Mike McCann is Sports Illustrated’s legal analyst. He wrote up an interesting piece on the Bryan Colangelo burner account saga with good information on what might happen moving forward.
McCann starts by mentioning the possible use of company property, be it computers or mobile phones that might have been used to send the alleged tweets. That type of conduct would enable Sixers owner Josh Harris to fire Colangelo “for cause” due to behavior that directly harms the franchise.
He also talks about the nature of the Sixers’ investigation and suggests that it would make the most sense for the process to be as independent as possible, using “outside attorneys, with no ties to the team.” McCann explains that this would make it less likely that the NBA decides to get involved and do a league-run investigation. That’s how the Dallas Mavericks proceeded when allegations of workplace harassment surfaced back in February.
One of the more interesting passages is the description of how Adam Silver might get involved:
…there are two key provisions from the league constitution concerning a possible investigation into Colangelo and, by extension, the 76ers.
First, Article 35A of the constitution would authorize Silver to suspend Colangelo for any length of time and/or fine him up to $1 million. Such a punishment would be appropriate if Silver concluded that Colangelo engaged in “conduct prejudicial or detrimental to the Association.” Second, Silver could refer to Article 24, which contains the “best interests of the NBA” provision. It expresses that the commissioner is “charged with protecting the integrity of the game of professional basketball and preserving public confidence in the League.” The best interests’ provision makes clear that “when a situation arises which is not covered in the Constitution and By-Laws, the Commissioner shall have the authority to make such decisions, including the imposition of a penalty, as in his judgment shall be in the best interests of the Association.” Article 24 authorizes a suspension of any length, a fine of up to $2.5 million and the forfeiture of draft picks.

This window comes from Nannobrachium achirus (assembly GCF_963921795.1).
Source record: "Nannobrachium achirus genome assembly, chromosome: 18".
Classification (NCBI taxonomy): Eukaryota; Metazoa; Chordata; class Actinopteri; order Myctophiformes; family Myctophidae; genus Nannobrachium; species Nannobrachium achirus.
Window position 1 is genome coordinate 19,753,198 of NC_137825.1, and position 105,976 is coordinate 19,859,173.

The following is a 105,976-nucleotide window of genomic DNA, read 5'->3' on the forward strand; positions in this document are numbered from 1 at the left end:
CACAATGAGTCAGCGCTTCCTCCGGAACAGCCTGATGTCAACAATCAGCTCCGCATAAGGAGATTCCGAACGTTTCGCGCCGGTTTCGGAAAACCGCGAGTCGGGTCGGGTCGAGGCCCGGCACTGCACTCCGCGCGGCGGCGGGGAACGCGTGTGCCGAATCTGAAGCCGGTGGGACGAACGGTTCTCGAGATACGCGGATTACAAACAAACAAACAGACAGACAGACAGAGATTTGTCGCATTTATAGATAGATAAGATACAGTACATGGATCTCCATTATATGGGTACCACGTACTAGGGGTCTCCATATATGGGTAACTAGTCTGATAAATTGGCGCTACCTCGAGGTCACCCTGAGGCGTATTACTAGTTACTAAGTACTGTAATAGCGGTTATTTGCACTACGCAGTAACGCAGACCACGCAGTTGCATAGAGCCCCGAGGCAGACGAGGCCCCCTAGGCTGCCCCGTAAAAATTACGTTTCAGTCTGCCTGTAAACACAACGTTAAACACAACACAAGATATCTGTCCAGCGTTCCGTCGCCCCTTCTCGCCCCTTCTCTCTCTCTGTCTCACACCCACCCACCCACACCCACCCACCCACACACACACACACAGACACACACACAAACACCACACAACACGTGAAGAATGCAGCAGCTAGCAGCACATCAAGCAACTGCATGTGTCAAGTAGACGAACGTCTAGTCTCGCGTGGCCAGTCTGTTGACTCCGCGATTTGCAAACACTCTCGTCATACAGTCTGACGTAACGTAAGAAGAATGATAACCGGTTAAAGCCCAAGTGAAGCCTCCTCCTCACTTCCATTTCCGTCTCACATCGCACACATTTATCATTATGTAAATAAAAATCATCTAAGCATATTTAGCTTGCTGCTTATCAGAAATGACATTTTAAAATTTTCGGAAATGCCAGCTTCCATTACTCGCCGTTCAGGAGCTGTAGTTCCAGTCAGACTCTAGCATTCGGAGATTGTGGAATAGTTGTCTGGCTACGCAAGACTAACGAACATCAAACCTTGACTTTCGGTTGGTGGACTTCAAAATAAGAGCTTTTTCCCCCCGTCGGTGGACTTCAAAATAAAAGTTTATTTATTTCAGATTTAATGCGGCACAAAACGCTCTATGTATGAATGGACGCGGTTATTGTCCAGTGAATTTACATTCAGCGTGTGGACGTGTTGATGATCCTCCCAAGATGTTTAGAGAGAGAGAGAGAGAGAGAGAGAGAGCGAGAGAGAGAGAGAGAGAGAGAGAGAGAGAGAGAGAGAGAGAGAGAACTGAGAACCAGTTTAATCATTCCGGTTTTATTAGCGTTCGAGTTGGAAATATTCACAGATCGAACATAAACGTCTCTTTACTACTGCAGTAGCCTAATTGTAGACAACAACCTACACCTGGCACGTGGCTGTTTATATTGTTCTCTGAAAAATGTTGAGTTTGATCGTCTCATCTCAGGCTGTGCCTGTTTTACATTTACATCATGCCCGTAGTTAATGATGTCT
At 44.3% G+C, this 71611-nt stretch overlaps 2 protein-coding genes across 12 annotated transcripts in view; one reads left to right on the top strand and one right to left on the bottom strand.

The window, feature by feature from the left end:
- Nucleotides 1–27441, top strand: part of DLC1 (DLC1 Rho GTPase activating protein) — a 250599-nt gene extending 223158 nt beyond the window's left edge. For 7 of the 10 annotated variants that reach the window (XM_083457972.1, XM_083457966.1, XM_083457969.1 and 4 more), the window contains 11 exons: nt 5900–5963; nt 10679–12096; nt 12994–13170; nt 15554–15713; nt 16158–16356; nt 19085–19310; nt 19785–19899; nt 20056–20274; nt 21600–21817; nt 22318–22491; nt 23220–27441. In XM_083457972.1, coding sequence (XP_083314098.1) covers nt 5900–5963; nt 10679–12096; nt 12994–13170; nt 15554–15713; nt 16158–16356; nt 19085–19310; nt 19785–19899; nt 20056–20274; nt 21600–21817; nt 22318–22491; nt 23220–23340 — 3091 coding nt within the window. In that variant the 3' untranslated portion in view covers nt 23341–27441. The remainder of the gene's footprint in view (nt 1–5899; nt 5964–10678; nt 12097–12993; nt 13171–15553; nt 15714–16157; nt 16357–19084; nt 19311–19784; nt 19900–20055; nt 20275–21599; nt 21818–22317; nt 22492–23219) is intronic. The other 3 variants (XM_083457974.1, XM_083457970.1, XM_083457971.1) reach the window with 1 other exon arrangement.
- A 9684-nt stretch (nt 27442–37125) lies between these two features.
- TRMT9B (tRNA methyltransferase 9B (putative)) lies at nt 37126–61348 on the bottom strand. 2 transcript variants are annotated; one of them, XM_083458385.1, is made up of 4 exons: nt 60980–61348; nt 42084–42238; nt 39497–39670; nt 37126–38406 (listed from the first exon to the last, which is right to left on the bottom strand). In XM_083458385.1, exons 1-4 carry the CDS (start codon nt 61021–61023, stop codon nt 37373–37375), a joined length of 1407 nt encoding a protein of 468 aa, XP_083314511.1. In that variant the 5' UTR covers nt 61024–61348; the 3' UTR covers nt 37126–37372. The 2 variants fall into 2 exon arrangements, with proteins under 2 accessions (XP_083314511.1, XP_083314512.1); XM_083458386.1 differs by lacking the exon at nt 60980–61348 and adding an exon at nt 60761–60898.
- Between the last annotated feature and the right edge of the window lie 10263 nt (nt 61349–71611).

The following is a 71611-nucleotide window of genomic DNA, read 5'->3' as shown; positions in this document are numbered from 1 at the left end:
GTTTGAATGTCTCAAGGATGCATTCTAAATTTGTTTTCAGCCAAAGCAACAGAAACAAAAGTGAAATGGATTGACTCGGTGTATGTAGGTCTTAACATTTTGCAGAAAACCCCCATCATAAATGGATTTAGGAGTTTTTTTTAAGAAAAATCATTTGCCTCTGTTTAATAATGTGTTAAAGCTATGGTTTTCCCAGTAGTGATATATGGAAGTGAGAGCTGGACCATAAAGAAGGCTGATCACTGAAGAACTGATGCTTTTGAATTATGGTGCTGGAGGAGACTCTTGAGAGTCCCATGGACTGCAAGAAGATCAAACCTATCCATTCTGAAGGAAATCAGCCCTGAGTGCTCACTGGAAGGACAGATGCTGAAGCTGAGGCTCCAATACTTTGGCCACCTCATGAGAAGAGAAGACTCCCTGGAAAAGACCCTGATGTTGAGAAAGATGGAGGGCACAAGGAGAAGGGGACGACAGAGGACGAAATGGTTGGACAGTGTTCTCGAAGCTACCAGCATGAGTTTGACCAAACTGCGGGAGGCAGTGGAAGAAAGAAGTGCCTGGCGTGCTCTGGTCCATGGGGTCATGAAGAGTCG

What about the tweets that involve trade or draft strategy? McCann says Pennsylvania’s “Uniform Trade Secrets Act” makes disclosure of classified information “unlawful misappropriation” and would make it “easier” for Harris to fire Colangelo with cause.
The other main angle is HIPAA, which is what we always navigate when trying to report on player injuries. The 1996 law prohibits the disclosure of medical files and healthcare information unless a patient agrees to it.
HIPAA is likely not at issue here since Colangelo is almost certain not a “covered entity.” In 2002, the U.S. Department of Health and Human Services expressed that “professional sports teams are unlikely to be covered entities” under HIPAA and that “’even if a sports team were to be a covered entity, employment records of a covered entity are not covered.” Also, HIPAA does not provide a private right of action, meaning that no NBA player could sue on a HIPAA related claim against a team executive or a team itself. The U.S. Department of Health and Human Services enforces HIPAA by imposing fines and warnings
Although HIPAA is not at issue, it’s conceivable that a player targeted by Twitter accounts linked to Colangelo could consider an invasion of privacy or defamation lawsuit against Colangelo and the 76ers under Pennsylvania law.
None of this means anything if Colangelo never tweeted anything from the four burner accounts. Right now, the most interesting thing is going to be how the Sixers go about this and whether or not the NBA decides to get involved.
It’s a good read, give it a glance: